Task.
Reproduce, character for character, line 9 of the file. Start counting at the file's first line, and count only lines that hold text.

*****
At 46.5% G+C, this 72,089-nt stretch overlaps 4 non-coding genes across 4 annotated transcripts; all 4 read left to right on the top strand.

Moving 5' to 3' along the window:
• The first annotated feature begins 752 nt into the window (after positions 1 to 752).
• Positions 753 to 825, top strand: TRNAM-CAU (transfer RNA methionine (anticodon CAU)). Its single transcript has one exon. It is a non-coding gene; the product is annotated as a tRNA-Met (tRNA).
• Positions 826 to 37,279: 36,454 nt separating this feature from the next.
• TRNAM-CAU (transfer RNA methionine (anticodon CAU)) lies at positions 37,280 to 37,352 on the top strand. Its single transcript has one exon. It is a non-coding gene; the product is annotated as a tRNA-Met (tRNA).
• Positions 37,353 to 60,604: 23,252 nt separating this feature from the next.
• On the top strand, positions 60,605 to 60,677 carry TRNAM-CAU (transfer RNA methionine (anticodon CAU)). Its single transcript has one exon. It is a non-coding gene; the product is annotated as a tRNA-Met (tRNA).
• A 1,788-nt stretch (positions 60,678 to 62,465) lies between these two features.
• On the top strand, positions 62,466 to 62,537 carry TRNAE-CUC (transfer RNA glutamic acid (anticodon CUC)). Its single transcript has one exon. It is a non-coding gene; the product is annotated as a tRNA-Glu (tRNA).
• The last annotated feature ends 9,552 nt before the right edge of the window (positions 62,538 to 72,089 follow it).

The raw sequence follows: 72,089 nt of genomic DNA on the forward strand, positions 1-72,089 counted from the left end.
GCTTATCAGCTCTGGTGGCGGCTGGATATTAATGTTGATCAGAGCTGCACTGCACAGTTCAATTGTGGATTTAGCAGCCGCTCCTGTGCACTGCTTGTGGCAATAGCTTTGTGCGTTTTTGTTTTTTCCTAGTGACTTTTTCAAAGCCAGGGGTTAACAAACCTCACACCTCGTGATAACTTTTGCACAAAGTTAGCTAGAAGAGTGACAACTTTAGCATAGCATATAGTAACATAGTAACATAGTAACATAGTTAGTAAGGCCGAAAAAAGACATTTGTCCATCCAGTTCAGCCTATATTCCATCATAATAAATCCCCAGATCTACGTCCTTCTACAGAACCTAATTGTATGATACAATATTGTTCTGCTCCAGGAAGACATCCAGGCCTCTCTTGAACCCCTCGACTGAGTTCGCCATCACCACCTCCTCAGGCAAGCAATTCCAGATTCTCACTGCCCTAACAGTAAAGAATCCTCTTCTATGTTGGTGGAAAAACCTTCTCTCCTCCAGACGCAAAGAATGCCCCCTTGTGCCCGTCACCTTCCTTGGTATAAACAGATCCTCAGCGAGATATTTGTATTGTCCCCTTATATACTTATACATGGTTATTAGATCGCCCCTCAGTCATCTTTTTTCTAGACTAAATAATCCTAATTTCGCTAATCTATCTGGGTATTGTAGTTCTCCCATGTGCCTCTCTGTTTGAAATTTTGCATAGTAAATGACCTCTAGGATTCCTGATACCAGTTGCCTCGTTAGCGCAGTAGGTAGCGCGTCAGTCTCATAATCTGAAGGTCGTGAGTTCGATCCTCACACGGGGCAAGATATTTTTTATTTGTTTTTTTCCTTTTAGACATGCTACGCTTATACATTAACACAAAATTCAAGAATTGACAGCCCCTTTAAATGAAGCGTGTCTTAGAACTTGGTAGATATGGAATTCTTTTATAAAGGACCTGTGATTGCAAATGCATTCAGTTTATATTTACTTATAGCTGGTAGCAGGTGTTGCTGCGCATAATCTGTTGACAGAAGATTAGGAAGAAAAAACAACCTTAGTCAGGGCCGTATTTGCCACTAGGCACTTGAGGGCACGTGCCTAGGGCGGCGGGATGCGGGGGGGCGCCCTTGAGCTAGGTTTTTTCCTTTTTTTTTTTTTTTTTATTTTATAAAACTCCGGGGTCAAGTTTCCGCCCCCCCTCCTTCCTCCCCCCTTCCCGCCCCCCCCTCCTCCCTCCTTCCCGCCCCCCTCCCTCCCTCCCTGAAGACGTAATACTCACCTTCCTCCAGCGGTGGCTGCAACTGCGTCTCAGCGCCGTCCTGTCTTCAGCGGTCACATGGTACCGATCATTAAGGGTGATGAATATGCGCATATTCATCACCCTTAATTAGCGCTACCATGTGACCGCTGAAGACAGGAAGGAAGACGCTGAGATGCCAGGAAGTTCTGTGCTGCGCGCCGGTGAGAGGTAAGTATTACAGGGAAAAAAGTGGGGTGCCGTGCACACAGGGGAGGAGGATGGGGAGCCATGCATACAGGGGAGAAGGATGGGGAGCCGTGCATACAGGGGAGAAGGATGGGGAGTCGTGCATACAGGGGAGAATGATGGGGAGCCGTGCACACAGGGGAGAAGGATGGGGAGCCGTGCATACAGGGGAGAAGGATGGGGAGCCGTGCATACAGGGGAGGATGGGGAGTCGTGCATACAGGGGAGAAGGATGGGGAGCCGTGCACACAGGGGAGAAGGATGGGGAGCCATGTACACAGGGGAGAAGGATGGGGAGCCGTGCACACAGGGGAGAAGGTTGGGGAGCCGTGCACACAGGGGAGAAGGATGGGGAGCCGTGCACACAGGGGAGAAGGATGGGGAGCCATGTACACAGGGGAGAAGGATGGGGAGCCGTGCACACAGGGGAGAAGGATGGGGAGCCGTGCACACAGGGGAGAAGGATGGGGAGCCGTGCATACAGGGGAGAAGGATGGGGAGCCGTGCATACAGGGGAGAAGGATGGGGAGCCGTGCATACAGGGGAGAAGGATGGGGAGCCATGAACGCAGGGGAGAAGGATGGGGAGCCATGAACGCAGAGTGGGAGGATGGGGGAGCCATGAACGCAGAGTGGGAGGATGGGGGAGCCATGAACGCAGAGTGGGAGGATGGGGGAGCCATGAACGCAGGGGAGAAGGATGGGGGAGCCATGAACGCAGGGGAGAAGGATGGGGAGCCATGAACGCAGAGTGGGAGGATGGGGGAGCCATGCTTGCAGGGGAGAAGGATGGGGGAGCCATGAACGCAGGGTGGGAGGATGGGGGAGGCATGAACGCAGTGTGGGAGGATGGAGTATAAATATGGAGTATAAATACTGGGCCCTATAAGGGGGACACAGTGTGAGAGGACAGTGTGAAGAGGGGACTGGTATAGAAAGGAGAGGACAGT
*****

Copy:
• A 1,788-nt stretch (positions 60,678 to 62,465) lies between these two features.